April 27, 2020
David Gonzalez
3 Reels, David’s Reel Reviews, Reel Reviews


As the COVID-19 pandemic shut down the entire movie-going experience, there have been few releases since theaters shut down back in March. Studios have changed their business model for the foreseeable future as films have been released on digital and video on demand instead.

The latest release comes from Netflix. As Avengers: Endgame celebrates the first anniversary of its record-breaking release, the Russo Brothers have released their latest production, Extraction.

The film’s premise is as simplistic as action flicks go. Extraction is based on a graphic novel named Ciudad by Ande Parks and the Russo brothers. The story follows Tyler Rake (Chris Hemsworth), a mercenary hired by an Indian drug lord to rescue his son, who was kidnapped by a rival drug lord in Bangladesh. The film’s simplicity in plot opens the doors for extensive action sequences, but little to no character development limiting the audience in making any connection to the characters in the movie.

Along with the absent character development in Extraction, Newton Thomas Sigel’s cinematography may be the film’s weakest spot. The majority of the film takes place the most during the day but feels as though we are in a black hole of darkness. Rather than attempting to go for a sleeker-looking film similar to John Wick, Sigel seems to have phoned it in on Extraction.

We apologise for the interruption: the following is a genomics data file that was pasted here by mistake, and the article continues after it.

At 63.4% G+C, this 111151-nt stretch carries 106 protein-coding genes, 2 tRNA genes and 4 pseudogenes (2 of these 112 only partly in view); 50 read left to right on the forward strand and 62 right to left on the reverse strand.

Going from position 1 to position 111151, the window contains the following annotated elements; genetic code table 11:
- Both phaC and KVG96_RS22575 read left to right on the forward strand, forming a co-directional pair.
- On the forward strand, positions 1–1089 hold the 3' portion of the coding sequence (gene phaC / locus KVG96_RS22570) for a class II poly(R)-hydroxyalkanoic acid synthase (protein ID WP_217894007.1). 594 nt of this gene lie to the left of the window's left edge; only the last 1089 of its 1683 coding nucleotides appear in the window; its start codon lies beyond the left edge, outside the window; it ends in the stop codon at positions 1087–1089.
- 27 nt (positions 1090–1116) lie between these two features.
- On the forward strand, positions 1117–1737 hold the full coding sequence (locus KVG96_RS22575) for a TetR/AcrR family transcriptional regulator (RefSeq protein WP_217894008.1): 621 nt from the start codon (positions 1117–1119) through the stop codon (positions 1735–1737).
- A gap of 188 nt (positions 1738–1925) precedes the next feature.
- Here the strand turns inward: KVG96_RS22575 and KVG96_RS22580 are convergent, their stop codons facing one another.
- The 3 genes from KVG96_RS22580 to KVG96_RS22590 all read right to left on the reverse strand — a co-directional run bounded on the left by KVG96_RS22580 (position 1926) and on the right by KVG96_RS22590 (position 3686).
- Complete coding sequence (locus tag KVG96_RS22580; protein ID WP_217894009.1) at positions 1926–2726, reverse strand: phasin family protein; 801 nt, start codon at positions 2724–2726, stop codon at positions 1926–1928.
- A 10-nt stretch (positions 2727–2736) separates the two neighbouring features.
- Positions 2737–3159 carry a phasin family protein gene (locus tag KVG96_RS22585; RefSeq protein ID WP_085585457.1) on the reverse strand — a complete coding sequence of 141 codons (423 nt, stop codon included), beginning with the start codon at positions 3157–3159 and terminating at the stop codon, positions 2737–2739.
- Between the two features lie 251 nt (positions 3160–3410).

Extraction is a mini Marvel Cinematic Universe reunion between Joe Russo (writer of the film), Thor himself Chris Hemsworth, and Sam Hargrave, who was the stunt coordinator on numerous Marvel films. This time around, Hargrave is at the helm, and his experience working as a stunt coordinator pay off as the film’s action sequences and fight choreography stand out as the film’s best asset. The highlight being a car chase through the crowded streets and alleyways that ultimately turns into a pursuit through a housing complex and across rooftops, and culminates in hand into hand combat. Why is this the highlight? Because the scene is a single 12-minute take. Hargrave had his hands all over this incredible sequence.

Chris Hemsworth continues to show why he is one of the biggest stars in Hollywood. His magnetic charisma is sprinkled throughout the film as he plays a different type of hero. Hemsworth puts away the cape and hammer for this film; however, it brings back the action hero of the 80s and 90s. The near-invincible hero that leaves cinephiles asking themselves, “How did he survive that?”

Extraction never quite reaches the level of a great film. But, it is a film that channels the action films of yesteryear to provide much-needed quarantine entertainment for all cinephiles.

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